What should we see and do in Taipei?

In Taipei, there are lots of beautiful places to visit, such as the memorial of Tchang Kaï-chek, the Longshan Temple, the 101 Taipei tour, the by night market in Shilin. And in Taiwan, you must absolutely see the Sun Moon Lake, the Taroko gorges and the white sand beaches of Kenting.


What did you like the most/the least during your exchange in Taiwan?

What I liked the most in Taiwan was the quality of living. The people are adorable, extremely obliging, they are doing the maximum to help us. And the life in Taiwan is very secure, I never felt in danger. It is one the most safe destination in the world after Japan.

What I liked the least was the weather. Here the climate is totally unstable, and can vary in one day. It is simple, you always have to have your umbrella with you because it can rain any time.

I lived my first typhoon at the end of September, it was impressing. I did not go out for 2 days, the water was turned off. But here it happens every year, the people are « used to it », you simply have to make water and food provision and wait until the storm goes away.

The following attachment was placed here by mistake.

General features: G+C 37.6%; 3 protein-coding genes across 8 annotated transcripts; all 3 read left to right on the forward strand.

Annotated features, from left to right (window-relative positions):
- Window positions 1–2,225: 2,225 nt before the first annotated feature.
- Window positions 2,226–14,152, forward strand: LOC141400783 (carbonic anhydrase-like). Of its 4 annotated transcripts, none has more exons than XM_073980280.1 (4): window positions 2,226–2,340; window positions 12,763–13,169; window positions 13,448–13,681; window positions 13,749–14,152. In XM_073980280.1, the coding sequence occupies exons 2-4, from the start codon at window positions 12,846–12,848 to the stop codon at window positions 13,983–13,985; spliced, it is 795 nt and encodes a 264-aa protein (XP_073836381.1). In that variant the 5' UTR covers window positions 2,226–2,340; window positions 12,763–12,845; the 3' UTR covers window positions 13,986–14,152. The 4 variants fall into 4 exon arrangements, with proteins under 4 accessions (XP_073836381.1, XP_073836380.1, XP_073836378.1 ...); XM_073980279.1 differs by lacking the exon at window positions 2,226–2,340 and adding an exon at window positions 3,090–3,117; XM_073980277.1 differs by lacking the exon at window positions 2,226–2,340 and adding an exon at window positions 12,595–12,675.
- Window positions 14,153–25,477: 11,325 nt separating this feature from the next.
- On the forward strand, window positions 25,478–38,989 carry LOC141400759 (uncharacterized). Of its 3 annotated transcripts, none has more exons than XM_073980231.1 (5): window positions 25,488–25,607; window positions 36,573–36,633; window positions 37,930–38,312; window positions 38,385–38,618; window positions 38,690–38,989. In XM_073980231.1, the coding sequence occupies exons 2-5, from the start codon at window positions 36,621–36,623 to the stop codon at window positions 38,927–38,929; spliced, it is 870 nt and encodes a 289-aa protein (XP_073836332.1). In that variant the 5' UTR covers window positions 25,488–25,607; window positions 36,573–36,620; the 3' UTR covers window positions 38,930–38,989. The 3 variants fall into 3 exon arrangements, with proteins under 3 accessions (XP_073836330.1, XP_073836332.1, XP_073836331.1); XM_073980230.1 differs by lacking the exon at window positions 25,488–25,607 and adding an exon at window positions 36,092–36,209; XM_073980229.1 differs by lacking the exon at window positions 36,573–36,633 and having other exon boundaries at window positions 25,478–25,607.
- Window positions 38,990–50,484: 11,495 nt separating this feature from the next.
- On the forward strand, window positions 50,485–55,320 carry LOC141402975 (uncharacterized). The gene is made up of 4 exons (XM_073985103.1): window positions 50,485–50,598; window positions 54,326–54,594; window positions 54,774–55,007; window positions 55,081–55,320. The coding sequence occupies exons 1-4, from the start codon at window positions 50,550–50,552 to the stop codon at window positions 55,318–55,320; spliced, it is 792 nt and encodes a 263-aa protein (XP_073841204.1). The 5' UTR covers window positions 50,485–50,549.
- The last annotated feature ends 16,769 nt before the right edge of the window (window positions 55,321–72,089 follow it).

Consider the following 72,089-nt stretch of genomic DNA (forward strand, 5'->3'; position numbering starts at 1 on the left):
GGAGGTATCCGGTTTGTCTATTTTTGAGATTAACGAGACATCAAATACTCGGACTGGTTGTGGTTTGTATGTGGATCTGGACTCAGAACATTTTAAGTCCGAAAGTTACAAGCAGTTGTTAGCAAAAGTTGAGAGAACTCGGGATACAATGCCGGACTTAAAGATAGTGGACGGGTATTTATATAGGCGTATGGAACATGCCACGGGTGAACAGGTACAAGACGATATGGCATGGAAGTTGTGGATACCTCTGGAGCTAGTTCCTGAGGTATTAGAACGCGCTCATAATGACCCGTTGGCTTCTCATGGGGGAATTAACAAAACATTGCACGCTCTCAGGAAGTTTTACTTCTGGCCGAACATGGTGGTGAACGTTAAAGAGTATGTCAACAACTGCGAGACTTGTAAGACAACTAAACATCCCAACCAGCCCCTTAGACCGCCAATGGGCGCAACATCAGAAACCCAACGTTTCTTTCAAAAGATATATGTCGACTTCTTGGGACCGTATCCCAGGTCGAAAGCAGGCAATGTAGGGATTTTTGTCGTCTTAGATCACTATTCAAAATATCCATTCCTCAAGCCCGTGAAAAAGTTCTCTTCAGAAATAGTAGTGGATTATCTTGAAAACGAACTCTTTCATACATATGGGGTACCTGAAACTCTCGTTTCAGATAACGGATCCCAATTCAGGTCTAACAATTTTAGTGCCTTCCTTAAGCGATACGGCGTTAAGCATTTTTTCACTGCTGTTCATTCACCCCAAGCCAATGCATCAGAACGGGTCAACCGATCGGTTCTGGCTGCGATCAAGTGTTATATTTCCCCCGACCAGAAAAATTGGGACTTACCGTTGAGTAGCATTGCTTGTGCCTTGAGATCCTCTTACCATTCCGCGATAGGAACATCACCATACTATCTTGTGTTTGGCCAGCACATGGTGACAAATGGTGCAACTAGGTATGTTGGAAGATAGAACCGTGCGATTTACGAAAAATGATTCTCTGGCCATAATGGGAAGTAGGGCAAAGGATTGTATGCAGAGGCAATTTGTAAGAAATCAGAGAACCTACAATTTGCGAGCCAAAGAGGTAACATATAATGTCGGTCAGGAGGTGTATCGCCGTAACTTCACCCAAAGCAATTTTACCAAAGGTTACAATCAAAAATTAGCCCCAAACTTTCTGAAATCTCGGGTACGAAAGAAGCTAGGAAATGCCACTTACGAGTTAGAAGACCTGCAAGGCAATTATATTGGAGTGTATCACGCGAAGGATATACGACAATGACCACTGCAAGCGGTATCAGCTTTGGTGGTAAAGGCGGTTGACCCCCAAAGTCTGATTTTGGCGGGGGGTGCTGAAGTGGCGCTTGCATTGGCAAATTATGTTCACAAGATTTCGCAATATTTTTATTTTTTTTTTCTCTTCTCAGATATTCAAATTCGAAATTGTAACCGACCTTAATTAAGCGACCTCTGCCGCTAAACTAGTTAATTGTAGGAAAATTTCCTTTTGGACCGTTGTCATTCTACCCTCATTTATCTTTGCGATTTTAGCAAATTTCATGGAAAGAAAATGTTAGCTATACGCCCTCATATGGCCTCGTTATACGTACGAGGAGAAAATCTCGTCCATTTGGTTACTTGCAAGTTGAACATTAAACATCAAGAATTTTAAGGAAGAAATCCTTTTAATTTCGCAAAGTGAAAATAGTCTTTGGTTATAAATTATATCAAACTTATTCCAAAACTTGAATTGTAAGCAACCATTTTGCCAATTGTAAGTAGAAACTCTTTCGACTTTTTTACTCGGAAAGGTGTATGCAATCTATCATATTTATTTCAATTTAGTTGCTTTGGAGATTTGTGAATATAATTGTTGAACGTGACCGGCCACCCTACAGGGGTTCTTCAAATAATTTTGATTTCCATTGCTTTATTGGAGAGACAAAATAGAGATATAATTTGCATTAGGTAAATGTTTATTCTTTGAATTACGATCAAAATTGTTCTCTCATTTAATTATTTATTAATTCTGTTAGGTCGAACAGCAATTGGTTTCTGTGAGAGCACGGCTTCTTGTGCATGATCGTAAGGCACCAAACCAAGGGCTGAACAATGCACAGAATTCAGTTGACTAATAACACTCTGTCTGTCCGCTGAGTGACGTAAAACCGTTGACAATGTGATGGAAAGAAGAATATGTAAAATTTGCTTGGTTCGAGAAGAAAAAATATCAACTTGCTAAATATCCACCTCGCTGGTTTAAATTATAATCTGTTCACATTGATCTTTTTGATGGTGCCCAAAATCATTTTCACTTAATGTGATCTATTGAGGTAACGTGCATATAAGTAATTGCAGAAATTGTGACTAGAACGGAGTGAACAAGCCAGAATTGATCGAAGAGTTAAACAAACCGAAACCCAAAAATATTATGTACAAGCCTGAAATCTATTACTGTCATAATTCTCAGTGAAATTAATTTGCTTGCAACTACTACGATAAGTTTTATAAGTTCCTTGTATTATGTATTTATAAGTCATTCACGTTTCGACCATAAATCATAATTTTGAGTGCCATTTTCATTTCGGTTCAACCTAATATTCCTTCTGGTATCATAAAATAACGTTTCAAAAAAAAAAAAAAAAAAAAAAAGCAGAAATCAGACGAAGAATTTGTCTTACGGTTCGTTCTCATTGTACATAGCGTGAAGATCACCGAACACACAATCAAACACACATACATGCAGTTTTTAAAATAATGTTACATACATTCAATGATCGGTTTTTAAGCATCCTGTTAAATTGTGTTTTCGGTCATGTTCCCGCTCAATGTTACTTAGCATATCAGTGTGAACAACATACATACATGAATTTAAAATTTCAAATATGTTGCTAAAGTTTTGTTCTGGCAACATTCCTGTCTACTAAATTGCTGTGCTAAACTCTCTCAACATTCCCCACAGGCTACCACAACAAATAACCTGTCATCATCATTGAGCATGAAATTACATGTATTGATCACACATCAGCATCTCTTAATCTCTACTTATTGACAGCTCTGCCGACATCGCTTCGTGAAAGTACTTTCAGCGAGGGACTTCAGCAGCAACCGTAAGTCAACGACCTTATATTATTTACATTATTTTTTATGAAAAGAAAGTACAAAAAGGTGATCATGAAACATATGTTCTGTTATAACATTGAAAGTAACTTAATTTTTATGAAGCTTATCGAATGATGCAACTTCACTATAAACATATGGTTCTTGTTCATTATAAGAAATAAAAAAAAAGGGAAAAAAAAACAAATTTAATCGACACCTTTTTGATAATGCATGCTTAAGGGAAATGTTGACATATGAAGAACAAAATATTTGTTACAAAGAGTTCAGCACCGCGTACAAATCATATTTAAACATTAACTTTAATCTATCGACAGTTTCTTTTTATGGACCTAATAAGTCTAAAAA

To finish, the earthquake were frequent. it is really something that you have to live with here. I don’t like it because I’m always afraid for something to fall on my head. The earthquakes are unpredictable and we have the feeling that everything that is next to us is vibrating or haunted, that is a really weird feeling.


What did you exchange in the university of Taiwan brought you?

This exchange first brought me the cultural clash I was hoping for. It feels good to discover new cultures, I am learning everyday here.

This is also funny to know what other people think about french people. We have many different reputations, some see us as impolite, others as romantics. The french people are considered as really good kissers. Some also think that french girls do not wax. But the best thing is our accent: everybody is totally seduced by the french accent.

Finally this exchange makes me want to do another exchange in Master 2. This experience was so humanly rewarding that it would be too bad to miss the opportunity.